Sometimes David really does beat Goliath. For 17 years, Deerfield, Florida pump manufacturer Moving Waters Industries (MWI) fought the federal government in a False Claims Act case. And recently they won—and scored a victory for all manufacturers. The Manufacturers’ Center for Legal Action was pleased to have provided amicus support in this case contributing to the positive and somewhat surprising outcome.
I’ve written previously about a fraud-ridden, extortionate case brought against Chevron in an Ecuadorean court and masterminded by an American plaintiffs’ lawyer. Readers of Shopfloor will remember that after years of legal drama, the Ecuadorean court ordered Chevron to pay damages of $19 billion, which was later reduced to $9.5 billion. But then a federal court in the United States prevented enforcement of the judgment because the case’s mastermind, attorney Steven Donziger, was found liable for racketeering for using fraudulent and corrupt means to win the case in the first place. Read More
Freedom of association is one of the bedrock American freedoms written into our Constitution in the First Amendment. As a business trade association proudly advocating on behalf of the manufacturing community, this freedom is foundational to our existence. Not only does association membership allow our individual members to be more effective through collective action, but the NAM umbrella helps to protect our members from retribution for taking positions that are essential to the economic health and vitality of manufacturers, but might be unpopular with political opponents.
A landmark U.S. Supreme Court case from 1958, NAACP v. Alabama, formally recognized and reinforced freedom of association as a right, and further held that an essential element of this right was the freedom to do so without public disclosure of association membership. The case concerned the state of Alabama’s efforts to oust the NAACP from the state through strong-arm intimidation tactics, including seeking disclosure of the NAACP’s membership list. The Supreme Court held that requiring disclosure of its member list violated the NAACP’s 14th amendment due process rights and that requiring disclosure of its member lists would suppress the members’ rights to freely associate. Read More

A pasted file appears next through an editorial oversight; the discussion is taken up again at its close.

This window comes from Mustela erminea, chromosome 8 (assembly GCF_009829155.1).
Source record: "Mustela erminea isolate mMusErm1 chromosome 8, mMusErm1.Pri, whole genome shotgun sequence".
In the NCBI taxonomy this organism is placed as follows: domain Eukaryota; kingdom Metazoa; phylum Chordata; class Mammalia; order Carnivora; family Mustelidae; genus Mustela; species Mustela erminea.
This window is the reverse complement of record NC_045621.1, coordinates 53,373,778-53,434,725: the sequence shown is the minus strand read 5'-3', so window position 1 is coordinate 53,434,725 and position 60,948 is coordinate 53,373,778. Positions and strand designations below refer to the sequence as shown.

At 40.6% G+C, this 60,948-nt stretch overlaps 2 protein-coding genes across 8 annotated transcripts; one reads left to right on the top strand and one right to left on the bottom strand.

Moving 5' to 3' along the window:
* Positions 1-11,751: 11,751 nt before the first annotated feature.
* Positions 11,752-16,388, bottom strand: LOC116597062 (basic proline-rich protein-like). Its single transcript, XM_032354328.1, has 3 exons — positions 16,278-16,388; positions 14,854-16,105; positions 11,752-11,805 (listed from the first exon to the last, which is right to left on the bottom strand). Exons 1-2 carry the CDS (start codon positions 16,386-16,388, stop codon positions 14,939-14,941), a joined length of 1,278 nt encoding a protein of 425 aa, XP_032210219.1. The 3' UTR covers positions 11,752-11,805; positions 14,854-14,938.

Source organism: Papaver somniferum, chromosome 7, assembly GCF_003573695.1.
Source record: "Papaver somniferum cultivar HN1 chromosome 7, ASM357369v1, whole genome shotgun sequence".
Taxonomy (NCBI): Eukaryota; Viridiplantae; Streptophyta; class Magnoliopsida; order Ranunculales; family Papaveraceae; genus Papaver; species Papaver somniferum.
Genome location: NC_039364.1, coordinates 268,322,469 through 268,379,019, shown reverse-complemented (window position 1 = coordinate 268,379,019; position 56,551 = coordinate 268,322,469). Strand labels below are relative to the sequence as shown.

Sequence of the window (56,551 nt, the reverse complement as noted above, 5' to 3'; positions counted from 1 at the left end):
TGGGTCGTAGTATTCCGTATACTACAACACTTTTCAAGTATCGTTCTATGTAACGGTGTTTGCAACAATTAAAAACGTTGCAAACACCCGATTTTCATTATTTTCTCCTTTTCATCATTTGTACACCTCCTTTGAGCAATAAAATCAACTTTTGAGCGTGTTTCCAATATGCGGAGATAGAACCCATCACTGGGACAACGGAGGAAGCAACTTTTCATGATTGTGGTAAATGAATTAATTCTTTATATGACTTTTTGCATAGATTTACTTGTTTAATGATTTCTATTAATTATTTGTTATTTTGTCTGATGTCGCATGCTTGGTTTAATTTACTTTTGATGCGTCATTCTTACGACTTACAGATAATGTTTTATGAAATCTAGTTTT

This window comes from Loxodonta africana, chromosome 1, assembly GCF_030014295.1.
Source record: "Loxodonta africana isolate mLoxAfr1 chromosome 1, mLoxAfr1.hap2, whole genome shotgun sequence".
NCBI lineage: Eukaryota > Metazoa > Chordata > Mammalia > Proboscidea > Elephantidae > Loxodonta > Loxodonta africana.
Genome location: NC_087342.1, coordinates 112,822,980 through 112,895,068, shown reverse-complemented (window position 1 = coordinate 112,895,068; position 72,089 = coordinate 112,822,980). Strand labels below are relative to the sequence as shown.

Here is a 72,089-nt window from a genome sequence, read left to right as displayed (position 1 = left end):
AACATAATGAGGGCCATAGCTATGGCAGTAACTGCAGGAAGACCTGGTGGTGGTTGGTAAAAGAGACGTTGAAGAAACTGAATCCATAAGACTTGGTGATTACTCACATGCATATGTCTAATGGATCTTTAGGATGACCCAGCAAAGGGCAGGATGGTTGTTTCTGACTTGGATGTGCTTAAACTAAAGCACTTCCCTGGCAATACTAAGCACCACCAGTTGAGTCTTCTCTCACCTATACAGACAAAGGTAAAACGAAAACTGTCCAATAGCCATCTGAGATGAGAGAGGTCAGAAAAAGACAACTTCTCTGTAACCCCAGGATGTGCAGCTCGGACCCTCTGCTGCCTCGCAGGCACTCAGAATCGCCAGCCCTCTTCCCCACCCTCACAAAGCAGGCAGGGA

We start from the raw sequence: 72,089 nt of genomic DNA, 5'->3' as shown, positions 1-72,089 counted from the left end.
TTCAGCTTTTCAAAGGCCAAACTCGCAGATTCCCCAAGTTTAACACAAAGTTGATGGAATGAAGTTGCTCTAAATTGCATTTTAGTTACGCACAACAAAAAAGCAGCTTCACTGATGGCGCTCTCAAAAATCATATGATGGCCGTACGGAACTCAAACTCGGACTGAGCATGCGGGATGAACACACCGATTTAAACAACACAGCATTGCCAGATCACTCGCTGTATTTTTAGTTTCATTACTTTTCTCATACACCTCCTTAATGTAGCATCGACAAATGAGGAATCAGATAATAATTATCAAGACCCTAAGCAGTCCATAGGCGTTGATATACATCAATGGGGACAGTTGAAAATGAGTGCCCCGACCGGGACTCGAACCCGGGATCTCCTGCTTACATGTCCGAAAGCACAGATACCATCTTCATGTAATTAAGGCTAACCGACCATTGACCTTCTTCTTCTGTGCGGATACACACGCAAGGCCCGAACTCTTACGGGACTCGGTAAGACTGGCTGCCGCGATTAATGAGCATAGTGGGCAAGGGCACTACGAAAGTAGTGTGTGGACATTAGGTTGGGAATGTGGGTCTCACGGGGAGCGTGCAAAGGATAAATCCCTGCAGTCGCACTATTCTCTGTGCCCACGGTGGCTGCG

Tort claims and related litigation In the U.S. cost more than $250 billion per year, draining untold resources from the productive economy and resulting in lost jobs and missed growth opportunities for manufacturers. Pockets of jurisdictions have developed across the country that act as hotbeds for mass tort litigation because they are seen as plaintiff friendly and biased against out of state defendants. Last Friday, the NAM’s Manufacturers’ Legal Center (MLC) launched its “Restore Our Courts” initiative at a panel discussion on Capitol Hill. The effort will promote greater access to federal courts for mass tort cases by restoring the minimal diversity standard to the U.S. judicial system. More about Restore Our Courts can be found on its new webpage. Read More
The next chapter in the long-running legal drama involving a $19 billion damage award against Chevron (later reduced to a mere $9.5 billion) granted by an Ecuadorian court began today in New York. The mastermind of the case, plaintiff attorney Steven Donziger, is appealing a civil Racketeer and Corrupt Organizations Act (RICO) decision from the federal district court that prevents him from collecting the $9 billion because he used fraudulent and corrupt means to attain the award. RICO is the statute well known for bringing down mobsters and the use of the statute in civil cases such as these is rare, making this case even more notable than its Hollywood-worthy story line had already made it. If you missed any of the lead-up to this phase of the proceedings, this brief overview will fill you in on the backstory. Read More